During the classification process, the curatorial and installation team in the Gallery (mostly artists) would talk about what I was doing. Until I started classifying works actively in their presence, many had only ever thought about classification in context of censorship. Few were cognisant of the fact that museum objects are always categorised – whether by genre, materiality or era. They had never considered that classifications create proximal relationships between works that might be completely unrelated, and give works different meanings from those originally intended.
One member of the installation team was even concerned for me, worried that in creating this piece and categorising works like the dancer in particular ways (as honestly and fairly as possible) I would be opening myself up to hate in the local arts scene. Although it had crossed my mind that this piece could provoke some small reaction, I had not really considered that Classify Me2.0 could be really controversial.
And is still might not be. Most likely no one will blink. But even these conversations demonstrate that the classification of works of art – in public – has the potential to be very powerful.
Yesterday, too, I chatted to some exhibiting artists and discovered that a painting I had classified as 25G21(+1) fruits (+ plants used symbolically) based on first impressions was both that… and something else. What looked initially like a giant purple apple hanging upside down was also a painting of a well-disguised-but-instantly-obvious-once-you-know-it’s-there vulva. My classification of the object as a fruit was both accurate, and not. Yet to someone with access only to the ICONCLASS classification, this plurality of meanings would be lost.
So Classify Me2.0 has proved to be a great experiment. As a piece of art, it’s terrible. The in-gallery QR codes are inaccessible to audiences who don’t know what they are, or what to do with them (or who don’t own a smart phone). Because I’ve entered the work as part of a competitive art prize, I was not allowed to give too much explanation about the codes in the space (as it was thought to be disadvantageous to the other artists). Additionally, the computer upon which the Classify Me2.0 website is accessible is in an odd place in the Gallery, and people don’t seem to know how to interact with it. The website, too, has faults since it’s my first one. The design isn’t ideal, and the works of art are mis-ordered (because many works changed location between me classifying them and the final hang).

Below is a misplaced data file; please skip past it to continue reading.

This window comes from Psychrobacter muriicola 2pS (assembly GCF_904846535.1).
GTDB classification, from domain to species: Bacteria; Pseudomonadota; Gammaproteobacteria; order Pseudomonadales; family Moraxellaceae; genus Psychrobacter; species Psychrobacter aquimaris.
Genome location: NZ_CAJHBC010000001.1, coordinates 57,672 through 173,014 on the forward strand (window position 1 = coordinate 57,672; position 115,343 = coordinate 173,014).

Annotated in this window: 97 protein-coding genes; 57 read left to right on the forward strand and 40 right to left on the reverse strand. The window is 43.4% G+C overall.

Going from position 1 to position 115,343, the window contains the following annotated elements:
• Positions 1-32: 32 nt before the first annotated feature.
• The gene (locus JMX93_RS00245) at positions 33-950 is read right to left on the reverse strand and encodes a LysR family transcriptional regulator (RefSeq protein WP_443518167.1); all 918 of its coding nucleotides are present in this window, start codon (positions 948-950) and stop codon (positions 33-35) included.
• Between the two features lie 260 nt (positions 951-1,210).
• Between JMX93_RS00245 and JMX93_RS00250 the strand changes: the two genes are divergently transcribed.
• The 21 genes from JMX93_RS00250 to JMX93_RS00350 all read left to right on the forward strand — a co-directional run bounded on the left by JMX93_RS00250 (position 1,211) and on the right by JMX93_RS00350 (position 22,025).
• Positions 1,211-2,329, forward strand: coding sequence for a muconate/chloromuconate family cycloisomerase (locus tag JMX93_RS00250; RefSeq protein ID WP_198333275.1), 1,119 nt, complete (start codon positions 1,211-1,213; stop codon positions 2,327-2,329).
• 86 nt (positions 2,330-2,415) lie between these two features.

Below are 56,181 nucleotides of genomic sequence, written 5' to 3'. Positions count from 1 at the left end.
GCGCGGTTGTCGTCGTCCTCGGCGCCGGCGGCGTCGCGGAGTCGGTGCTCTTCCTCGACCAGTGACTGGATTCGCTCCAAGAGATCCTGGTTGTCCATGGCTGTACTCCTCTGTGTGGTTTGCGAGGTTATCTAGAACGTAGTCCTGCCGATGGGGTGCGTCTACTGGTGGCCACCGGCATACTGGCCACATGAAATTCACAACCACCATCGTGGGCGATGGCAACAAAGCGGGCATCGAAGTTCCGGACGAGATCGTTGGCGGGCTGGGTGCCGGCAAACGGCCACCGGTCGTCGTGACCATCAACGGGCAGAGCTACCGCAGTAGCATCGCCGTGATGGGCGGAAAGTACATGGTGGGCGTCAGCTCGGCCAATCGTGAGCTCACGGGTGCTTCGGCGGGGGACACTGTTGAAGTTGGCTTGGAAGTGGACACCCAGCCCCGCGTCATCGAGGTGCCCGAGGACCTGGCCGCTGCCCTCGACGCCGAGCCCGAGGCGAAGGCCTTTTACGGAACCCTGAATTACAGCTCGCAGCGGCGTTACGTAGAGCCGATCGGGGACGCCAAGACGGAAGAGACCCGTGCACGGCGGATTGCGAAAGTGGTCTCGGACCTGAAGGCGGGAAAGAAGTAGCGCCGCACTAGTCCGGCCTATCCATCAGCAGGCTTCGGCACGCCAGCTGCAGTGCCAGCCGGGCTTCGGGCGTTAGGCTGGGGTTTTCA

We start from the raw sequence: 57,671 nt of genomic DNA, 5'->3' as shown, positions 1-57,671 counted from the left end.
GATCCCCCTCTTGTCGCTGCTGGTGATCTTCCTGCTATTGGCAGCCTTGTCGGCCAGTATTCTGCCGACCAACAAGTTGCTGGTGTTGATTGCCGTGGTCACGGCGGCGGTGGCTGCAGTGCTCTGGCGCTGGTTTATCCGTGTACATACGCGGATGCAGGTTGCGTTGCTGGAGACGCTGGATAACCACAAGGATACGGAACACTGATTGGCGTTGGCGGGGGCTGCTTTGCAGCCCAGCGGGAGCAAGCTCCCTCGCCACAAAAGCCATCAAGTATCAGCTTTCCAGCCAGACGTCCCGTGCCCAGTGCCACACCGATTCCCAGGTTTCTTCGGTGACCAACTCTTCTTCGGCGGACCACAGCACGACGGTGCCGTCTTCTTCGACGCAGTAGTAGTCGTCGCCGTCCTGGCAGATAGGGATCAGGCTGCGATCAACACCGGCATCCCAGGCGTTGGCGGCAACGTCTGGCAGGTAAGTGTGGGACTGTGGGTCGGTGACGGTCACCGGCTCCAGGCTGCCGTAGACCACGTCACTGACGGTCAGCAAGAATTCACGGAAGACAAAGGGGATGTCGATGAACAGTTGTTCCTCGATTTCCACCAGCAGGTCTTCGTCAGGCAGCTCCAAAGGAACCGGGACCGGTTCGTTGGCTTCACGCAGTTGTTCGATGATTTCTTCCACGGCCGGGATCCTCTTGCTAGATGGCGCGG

Yet as a conversation piece, and an experiment on the nature of classification, Classify Me2.0 has been incredibly successful. I’ve had rich and deep discussions with people about art and Museology – something that I hope will continue (I’ve approached the Curator and Director to see whether we can organise some kind of forum on classification in the Gallery within the coming weeks). And I’ve learned heaps from putting my ideas into practice in the real world.
The exhibition opens formally tonight, so I will keep you posted on any updates. But regardless, I hold you all accountable for starting me on this path.
Visit Classify Me2.0.
UPDATE: Well, apparently it turns out that Classify Me2.0 actually won the art prize. I wasn’t at the exhibition opening as I was on the train home from the Powerhouse Museum, but I just received a text from the curator, telling me I came first. I think the first prize is a $1500 travel scholarship – which will nicely pay for some of my flights to MCN2011. Um, I’m in a little shock right now.